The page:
ShellExecute() is an API wrapper around the Windows API with the same name. Using ShellExecute() you can:

  • Open Web URLs
  • Open files by filename in their associated application
  • Open local folders in Explorer
  • Open Application Protocol Handlers
  • Open OS applications that are on the OS path without a path

Here are some examples:

ShellExecute("https://west-wind.com")     && opens in Web Browser
ShellExecute("c:\temp")                   && opens folder in Explorer
ShellExecute("c:\temp\test.pdf")          && opens PDF in PDF viewer
ShellExecute("skype:8083215555")          && Opens Skype
ShellExecute("markdownmonster:untitled")  && Opens associated application
ShellExecute("code")                      && Opens VS Code (if installed)

ShellExecute can also execute commands with a complex commandline. Unlike the RUN command ShellExecute() works with long filenames or filenames with spaces in them.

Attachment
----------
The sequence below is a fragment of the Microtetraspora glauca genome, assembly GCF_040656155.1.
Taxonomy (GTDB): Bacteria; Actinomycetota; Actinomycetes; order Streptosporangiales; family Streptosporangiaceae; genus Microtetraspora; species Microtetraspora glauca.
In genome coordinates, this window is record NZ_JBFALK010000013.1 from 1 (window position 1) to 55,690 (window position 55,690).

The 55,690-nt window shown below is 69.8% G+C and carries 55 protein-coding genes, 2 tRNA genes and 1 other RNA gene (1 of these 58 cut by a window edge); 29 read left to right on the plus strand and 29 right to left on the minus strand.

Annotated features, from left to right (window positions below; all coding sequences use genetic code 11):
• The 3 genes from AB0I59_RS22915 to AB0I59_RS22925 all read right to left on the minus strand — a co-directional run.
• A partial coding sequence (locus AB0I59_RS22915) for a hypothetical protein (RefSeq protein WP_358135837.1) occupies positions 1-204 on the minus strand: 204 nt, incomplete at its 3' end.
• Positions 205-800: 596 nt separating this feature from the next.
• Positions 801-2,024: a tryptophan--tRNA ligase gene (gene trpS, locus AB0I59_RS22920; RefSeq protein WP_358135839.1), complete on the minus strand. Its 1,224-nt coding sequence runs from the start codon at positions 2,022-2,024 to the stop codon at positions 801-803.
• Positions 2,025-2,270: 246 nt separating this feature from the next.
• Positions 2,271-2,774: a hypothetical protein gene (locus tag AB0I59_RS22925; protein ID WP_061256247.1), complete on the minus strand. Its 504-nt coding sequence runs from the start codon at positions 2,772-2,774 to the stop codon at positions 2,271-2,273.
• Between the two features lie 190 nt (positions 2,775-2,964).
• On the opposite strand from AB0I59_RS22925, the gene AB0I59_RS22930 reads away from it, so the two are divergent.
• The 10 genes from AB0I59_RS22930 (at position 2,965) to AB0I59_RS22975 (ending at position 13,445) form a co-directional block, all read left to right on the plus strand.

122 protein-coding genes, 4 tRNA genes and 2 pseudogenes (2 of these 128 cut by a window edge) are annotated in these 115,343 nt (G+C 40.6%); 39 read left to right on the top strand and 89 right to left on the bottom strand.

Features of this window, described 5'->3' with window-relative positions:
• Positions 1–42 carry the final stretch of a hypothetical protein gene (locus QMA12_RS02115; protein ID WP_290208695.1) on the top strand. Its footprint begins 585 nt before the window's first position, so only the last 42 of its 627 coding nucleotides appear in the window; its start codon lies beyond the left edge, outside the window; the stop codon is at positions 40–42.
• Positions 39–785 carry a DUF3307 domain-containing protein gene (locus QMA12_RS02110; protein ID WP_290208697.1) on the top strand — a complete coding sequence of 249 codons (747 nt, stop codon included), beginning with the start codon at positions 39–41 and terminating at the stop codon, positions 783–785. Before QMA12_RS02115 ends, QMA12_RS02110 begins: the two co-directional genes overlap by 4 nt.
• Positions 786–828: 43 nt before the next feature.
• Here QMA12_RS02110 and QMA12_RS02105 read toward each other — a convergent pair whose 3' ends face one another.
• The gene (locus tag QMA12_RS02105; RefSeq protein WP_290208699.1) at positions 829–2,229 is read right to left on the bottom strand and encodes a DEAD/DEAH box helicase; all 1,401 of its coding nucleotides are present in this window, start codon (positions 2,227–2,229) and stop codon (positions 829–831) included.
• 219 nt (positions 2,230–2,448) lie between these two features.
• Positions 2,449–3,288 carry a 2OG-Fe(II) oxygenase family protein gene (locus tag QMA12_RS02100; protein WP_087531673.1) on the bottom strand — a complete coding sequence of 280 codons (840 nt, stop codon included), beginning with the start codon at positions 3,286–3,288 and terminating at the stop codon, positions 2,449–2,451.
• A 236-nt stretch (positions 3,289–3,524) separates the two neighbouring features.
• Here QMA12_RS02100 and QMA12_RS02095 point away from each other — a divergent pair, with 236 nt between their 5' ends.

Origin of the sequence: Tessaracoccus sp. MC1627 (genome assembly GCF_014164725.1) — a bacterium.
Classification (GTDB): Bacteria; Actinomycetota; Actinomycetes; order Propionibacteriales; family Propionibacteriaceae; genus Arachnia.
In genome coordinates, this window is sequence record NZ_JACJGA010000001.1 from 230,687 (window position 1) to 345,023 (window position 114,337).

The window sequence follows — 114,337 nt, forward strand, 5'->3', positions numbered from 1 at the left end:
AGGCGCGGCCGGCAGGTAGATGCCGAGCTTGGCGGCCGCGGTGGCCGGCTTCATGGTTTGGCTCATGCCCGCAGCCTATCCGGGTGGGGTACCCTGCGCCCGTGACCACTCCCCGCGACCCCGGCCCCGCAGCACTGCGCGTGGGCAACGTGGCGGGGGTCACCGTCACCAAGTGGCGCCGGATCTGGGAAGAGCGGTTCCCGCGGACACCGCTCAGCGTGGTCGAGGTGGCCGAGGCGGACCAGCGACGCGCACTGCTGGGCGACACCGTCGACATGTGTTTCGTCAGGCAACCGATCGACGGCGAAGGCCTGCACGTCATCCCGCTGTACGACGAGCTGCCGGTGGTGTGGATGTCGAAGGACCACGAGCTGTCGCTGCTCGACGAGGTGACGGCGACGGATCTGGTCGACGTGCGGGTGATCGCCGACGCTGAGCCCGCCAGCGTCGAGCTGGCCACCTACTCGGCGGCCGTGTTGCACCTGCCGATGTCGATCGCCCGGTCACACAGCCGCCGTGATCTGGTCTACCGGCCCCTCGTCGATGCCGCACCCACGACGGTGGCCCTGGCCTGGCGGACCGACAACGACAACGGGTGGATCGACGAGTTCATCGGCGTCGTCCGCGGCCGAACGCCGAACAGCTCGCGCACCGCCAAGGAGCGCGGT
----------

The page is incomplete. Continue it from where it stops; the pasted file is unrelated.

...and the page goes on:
ShellExecute("c:\Program Files (x86)\Markdown Monster\mm.exe", ;
             ["c:\temp\Getting Started With MM.md" ".\test.md"])

For command line execution you might find ExecuteCommandline() a little simpler as you can write it the same way as you would from the Terminal as a single line:

ExecuteCommandLine([c:\Program Files\Markdown Monster\mm.exe "c:\temp\Getting Started With MM.md"])
o.ShellExecute(tcUrl, tcAction, tcDirectory, tcParameters)


A URL or 'command line' that can be a path, a filename, an Application Protocol handler directive.

A shell action that is used with this command. The default is OPEN which is the command that every shell item supports, but some support others like EDIT or PRINT.

An optional start directory that's used for executable commands. Useful if you execute an application explicitly.

Command Line Parameters. Recommend you use ["Parm1" "Parm2" "Parm3"] style as parameters that include spaces or other special characters need to be wrapped in single or double quotes.

See also:

Class wwUtils | wwUtils::ExecuteCommandLine | CreateProcess | CreateProcessEx

© West Wind Technologies, 1996-2022 • Updated: 05/14/20
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